India is one of the few amongst the leading submarine operating navies in the world without an Air Independent Propulsion (AIP) system on its submarines. In the Indo-Pacific itself, Japan, South Korea, China, Singapore and Pakistan are operating AIP fitted submarines. “This is a serious vulnerability which severely restricts the deployability of Indian Navy (IN) submarines in the contemporary littoral maritime battlespace that prevails in the region,” opines Commodore Anil Jai Singh, former submariner, Indian Navy.
Why is AIP needed?
Commodore Anil Jai Singh, who is also Vice President of the Indian Maritime Foundation, tells Financial Express Online, “In operations and during war, this will be even more so when the submarines will be expected to go in harm’s way in a dense Anti-Submarine warfare environment. AIP was first introduced on Swedish submarines from 1989 onwards and has since then become almost a standard fitment on modern diesel-electric submarines. India’s bête noire Pakistan too has an AIP installed on each of its three Agosta 90B submarines and is being equipped by eight AIP fitted Type 039 submarines from China, commencing in the later part of this decade.”
“The majority of Indian Naval submarines are from the pre-AIP era but even the recent Scorpene class submarines, three of which have been commissioned and the remaining three are at an advanced stage of build do not have an AIP on board. This is surprising since the contract for these had been signed in 2005 by which time AIP was an accepted technology on board and it is hoped that those in the decision making loop had sound reasons for it. Ironically, Pakistan’s first AIP submarine built by the same foreign OEM, Naval Group of France was entering service at the time,” he says.
It is also understood that the next submarine building programme, Project 75 (I) which was recently approved by the Defence Acquisition Council (DAC) and is awaiting the issue of an RfP is not likely to insist on the indigenously developed AIP. “This may be a sensible decision since DRDO has often flattered to deceive and its insistence has often compromised combat capability. On the contrary, perhaps the best solution would be to ensure that each of the foreign OEMs in the fray offers a proven AIP with the option of switching to the indigenous AIP provided it is contemporary and performs satisfactorily on the Kalvari class submarines,” the former submariner states.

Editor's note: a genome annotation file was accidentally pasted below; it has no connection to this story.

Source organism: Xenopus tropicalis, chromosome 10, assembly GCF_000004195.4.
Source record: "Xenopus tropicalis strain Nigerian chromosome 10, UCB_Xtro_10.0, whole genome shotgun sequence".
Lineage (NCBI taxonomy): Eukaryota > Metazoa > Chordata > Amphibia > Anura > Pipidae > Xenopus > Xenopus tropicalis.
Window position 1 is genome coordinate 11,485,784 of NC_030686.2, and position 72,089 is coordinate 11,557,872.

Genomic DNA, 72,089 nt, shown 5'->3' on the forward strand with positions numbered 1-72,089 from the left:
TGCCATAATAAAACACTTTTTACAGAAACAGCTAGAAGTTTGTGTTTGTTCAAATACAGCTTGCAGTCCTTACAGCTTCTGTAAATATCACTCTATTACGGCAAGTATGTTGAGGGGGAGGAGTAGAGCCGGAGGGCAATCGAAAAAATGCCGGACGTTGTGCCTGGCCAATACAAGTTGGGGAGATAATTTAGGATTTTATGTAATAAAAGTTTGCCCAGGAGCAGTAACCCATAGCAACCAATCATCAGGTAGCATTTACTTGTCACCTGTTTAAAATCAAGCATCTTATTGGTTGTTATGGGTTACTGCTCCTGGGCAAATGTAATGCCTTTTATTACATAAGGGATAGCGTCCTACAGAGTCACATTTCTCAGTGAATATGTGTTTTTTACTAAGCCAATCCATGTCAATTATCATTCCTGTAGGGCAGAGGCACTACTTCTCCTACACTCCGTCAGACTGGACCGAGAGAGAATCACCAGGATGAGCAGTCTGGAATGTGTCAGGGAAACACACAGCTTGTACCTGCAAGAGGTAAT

In his view, “the P75(I) submarines are unlikely to enter service before the early 2030s, by which time technology would have advanced even further and the AIP-lead acid battery combination would have been superseded by the AIP-lithium ion battery combination which would provide additional capability to the submarines. The irony however is that while the DRDO system may not be the preferred choice perhaps because it isn’t yet proven, three of the five foreign OEMs in the fray for P75(I) also do not have a proven fuel cell based system either.”
Infact, only tkMS (ThyssenKrupp Marine Systems), Germany and Daewoo South Korea have a proven fuel cell system, with the latter having been derived from the former.
India’s own AIP still far away
For many years since, no serious attempt was made to develop an AIP capability till DRDO began work on an indigenous fuel cell based AIP system. It is understood that this indigenous system will be installed on the Kalvari class submarines as and when they commence their first major refit. “However, this system is still at a development stage on a test bed and could be some distance away from operationalisation,” Commodore Anil Jai Singh observes.
AIP for Indian Navy
With the Chinese presence growing in the Indian Ocean Region, the AIP on the Indian submarines is needed on an urgent basis. “Whether India will have to buy from an OEM only time will tell as indigenous AIP is going to take a long time before it can be fitted on any of the submarines,” according to a naval officer.
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DRDO & AIP
In March this year the Defence Research and Development Organisation (DRDO) had issued a media statement announcing the successful testing of the Fuel Cell based Air Independent Propulsion (AIP) System. It is still in the Lab stage.
The statement had mentioned that the system which has been developed by Naval Materials Research Laboratory (NMRL) of DRDO, as per the user requirements, was operated in endurance mode and max power mode.
The DRDO’s Fuel cell-based AIP, which uses hydrogen and oxygen to generate electricity on board and has almost no moving parts, produces minimal waste.